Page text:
How it does work is this. Any image you capture is not as sharp as reality. Take a picture of a bush and enlarge it to 100%. You probably can’t see if there are ants on the leaves. But in reality, you could walk over to the bush (enlarge it if you will) and see if there are ants by looking at a couple of leaves.

What if I got a better camera and a better lens? Well, theoretically, things would be so good I could see the ants if I enlarged the image enough. MTF is somewhat of a measurement of how sharp that image would be and how much detail it contains. (The detail part would be the higher frequency MTF.) That would, of course, be the MTF of the entire system, camera, and lens.

Lots of people think that will be ‘whichever is less of the camera and lens.’ For example, my camera can resolve 61 megapixels, but my lens can only resolve 30 megapixels, so all I can see is 30 megapixels.

That’s not how it works. How it does work is very simple math: System MTF = Camera MTF x Lens MTF. MTF maxes at 1.0 because 1.0 is perfect. So let’s say my camera MTF is 0.7, and my lens MTF is 0.7, then my system MTF is 0.49 (Lens MTF x Camera MTF). This is actually a pretty reasonable system.

Now, let’s say I get a much better camera with much higher resolution; the camera MTF is 0.9. The system MTF with the same lens also increases: 0.7 X 0.9 = 0.63. On the other hand, I could do the same thing if I bought a much better lens and kept it on the same camera. The camera basically never ‘out resolves the lens.’

You could kind of get that ‘perceptual megapixel’ thing if either the lens (or the camera) really sucks. Let say we were using a crappy kit zoom lens with an MTF of 0.3. With the old camera; 0.3 X 0.7 =.21. Let’s spend a fortune on the newer, better camera, and we get 0.3 X 0.9 = 0.27. So our overall system MTF only went up a bit (0.07) because the lens really sucked. But if it had been just an average lens or a better lens (let say the MTF was 0.6 or 0.8), we’d have gotten a pretty similar improvement.

If you have a reasonably good lens and/or a reasonably good camera, upgrading either one upgrades your images. If you ask something like ‘is my camera going to out resolve this lens’ you sound silly.

Roger’s rule: If you have either a crappy lens or crappy camera, improve the crappy part first; you get more bang for your $. I just saw a thread for someone wanting to upgrade to the newest 60-megapixel camera, and all of his lenses were average zooms. I got nauseous.

Author: Roger Cicala

I’m Roger and I am the founder of Lensrentals.com. Hailed as one of the optic nerds here, I enjoy shooting collimated light through 30X microscope objectives in my spare time. When I do take real pictures I like using something different: a Medium format, or Pentax K1, or a Sony RX1R.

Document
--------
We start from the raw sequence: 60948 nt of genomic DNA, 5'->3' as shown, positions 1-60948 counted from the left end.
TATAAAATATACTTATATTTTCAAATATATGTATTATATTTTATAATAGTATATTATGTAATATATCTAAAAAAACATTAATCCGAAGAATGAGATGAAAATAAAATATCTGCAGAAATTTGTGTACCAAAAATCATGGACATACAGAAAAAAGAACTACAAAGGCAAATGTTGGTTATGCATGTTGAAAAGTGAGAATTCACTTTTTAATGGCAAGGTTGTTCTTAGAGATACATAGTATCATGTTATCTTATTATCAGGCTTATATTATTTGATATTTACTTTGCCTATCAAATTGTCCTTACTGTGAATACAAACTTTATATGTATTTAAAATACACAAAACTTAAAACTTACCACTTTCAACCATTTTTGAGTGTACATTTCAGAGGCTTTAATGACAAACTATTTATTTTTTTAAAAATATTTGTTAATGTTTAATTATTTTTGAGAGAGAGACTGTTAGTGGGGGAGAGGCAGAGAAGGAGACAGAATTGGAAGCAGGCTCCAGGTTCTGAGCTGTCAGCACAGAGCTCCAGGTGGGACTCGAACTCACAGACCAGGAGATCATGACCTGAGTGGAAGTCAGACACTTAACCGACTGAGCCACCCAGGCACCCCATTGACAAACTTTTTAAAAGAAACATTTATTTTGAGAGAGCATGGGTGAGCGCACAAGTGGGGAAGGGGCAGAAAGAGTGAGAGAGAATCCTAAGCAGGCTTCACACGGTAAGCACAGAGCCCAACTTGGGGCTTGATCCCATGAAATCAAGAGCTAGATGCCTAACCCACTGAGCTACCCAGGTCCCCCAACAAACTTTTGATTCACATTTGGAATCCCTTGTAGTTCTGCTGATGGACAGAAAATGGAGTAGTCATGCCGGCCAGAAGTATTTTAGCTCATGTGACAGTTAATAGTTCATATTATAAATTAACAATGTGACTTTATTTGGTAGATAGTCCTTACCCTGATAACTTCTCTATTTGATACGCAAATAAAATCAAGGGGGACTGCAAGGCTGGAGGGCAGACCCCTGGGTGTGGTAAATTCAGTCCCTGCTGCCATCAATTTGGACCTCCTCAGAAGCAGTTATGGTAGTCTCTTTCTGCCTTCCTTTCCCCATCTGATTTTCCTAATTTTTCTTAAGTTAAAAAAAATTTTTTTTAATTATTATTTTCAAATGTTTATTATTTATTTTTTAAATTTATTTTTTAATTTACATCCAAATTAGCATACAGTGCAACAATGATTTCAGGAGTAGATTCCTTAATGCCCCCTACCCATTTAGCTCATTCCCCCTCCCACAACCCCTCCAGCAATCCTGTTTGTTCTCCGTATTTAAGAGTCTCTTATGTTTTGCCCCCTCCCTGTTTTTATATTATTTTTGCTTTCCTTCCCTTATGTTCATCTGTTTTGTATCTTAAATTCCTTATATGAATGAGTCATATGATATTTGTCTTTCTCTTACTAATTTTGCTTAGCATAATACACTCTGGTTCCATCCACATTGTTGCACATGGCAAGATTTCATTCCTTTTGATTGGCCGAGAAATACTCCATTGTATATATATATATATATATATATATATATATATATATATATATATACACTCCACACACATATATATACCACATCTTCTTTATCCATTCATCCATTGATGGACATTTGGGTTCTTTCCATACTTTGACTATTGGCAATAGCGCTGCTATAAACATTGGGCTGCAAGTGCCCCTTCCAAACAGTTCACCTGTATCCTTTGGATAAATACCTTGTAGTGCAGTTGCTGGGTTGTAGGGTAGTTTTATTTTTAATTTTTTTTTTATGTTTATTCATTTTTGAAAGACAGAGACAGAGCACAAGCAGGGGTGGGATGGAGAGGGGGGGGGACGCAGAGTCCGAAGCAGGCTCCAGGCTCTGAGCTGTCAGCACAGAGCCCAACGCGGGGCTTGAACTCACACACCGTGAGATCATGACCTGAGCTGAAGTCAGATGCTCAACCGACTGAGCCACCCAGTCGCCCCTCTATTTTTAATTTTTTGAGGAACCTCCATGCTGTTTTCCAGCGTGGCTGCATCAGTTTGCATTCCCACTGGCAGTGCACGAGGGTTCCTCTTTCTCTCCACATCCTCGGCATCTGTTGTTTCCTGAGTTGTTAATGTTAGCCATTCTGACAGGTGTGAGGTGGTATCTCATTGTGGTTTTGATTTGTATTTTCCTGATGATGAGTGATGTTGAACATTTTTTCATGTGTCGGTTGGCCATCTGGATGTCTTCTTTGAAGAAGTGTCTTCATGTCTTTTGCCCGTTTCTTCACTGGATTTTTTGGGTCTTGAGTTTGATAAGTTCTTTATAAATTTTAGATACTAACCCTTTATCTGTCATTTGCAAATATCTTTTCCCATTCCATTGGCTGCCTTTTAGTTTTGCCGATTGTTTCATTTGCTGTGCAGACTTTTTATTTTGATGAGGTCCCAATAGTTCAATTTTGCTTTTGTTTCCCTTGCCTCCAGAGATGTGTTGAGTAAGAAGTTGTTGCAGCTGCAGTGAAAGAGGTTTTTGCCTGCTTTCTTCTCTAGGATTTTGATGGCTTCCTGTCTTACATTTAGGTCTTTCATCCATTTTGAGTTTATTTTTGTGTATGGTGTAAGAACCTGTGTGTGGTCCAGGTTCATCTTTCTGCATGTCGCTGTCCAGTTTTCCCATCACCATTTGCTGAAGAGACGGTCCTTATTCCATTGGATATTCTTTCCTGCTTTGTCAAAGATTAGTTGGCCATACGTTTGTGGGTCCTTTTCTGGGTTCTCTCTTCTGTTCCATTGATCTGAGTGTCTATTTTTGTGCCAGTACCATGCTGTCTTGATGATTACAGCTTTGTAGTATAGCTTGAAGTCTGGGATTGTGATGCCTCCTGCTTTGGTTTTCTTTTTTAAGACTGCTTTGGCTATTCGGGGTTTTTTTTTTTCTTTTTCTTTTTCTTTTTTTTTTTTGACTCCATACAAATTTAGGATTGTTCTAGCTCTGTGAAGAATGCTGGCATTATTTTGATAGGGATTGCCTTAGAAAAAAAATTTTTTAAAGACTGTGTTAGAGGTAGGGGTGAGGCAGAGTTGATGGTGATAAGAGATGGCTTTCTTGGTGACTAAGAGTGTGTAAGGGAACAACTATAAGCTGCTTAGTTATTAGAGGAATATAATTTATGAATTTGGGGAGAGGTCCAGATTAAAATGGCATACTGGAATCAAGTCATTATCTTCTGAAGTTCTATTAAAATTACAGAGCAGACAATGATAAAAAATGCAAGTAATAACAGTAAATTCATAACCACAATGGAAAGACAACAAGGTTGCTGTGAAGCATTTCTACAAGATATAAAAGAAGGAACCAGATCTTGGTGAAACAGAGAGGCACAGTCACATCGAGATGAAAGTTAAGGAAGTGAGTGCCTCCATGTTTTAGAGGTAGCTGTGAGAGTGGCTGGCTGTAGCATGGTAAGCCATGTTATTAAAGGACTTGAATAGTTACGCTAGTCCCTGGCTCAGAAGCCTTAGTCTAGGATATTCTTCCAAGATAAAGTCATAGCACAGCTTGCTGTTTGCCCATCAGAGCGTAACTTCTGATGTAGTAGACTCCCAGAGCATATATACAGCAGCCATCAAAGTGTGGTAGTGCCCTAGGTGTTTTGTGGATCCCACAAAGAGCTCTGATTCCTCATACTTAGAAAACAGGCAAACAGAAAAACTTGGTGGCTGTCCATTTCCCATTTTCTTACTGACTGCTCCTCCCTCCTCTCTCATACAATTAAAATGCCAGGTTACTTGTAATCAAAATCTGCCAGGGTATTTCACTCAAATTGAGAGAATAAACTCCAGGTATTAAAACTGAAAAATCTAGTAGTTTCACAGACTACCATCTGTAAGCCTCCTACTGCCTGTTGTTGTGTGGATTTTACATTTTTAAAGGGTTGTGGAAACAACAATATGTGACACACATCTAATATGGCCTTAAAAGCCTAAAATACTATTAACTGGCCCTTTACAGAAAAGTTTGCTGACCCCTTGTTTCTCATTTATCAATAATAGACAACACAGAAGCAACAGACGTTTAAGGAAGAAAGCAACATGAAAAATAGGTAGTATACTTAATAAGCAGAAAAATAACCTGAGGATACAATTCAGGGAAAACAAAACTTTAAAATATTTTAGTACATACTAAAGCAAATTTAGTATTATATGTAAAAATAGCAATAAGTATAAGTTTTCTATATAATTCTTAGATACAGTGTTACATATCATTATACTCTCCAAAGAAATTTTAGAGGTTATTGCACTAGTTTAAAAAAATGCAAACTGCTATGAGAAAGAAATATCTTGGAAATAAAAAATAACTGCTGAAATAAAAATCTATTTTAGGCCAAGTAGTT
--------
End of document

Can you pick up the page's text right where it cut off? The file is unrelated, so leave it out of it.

Posted in Geek Articles
  • Brandon Dube

    By the same token, it says it is leaving 50% or so room for improvement.

  • Brandon Dube

    Generally speaking, cutoff is far higher in frequency than the Nyquist limit of the detector (and even then, you do not need much of anything in the way of MTF at Nyquist to get a nice image).

    For example, at F/8 the cutoff frequency is 250 lp/mm, current cameras have Nyquist limits near 125 lp/mm. QED, the bandpass we care about is within that monotonically decreasing quadratic regime.

    ATFs are not a very good idea, but for defocus it isn’t that bad of one since the range of OPDs associated with defocus that are under consideration (several waves) usually dwarfs the range of OPDs associated with the other aberrations (~0.1 waves).

    Suppose my definition of depth of field is MTF of 0.2 times the peak MTF at whatever frequency.

    The geometric model predicts infinite resolution when in focus and predicts a linear decline in resolution with defocus. Both of these are easily demonstrated as false.

    Or you could take a camera and take an image focused such that the CoC-based DoF equation says something is in focus, only to realize it is quite clearly unacceptably blurry in the picture.

    My thesis was not a PhD, but I’ll take the compliment.

  • Ilya Zakharevich

    Frankly speaking, I never expected to make friends with anybody who can resolve 20,000 lp/mm in visible light in air. But if you are interested, I’m always open for suggestions!

  • Ilya Zakharevich

    I repeat: what you say makes absolutely no sense. If you want it to make any sense, you need, %#$@&, to specify WHAT IS that “bandpass we probably are interested in”! Otherwise, e.g., Fig. 34 from your PhD thesis (or any bit of common sense) clearly contradicts your claim?—?both in low and in high spacial frequencies.

    Finally, saying “horse shit” does not a good argument make! Unless you can specify EXACTLY which particular metric of depth of field you have in mind, your statements would remain the same the-agricultural-term as before.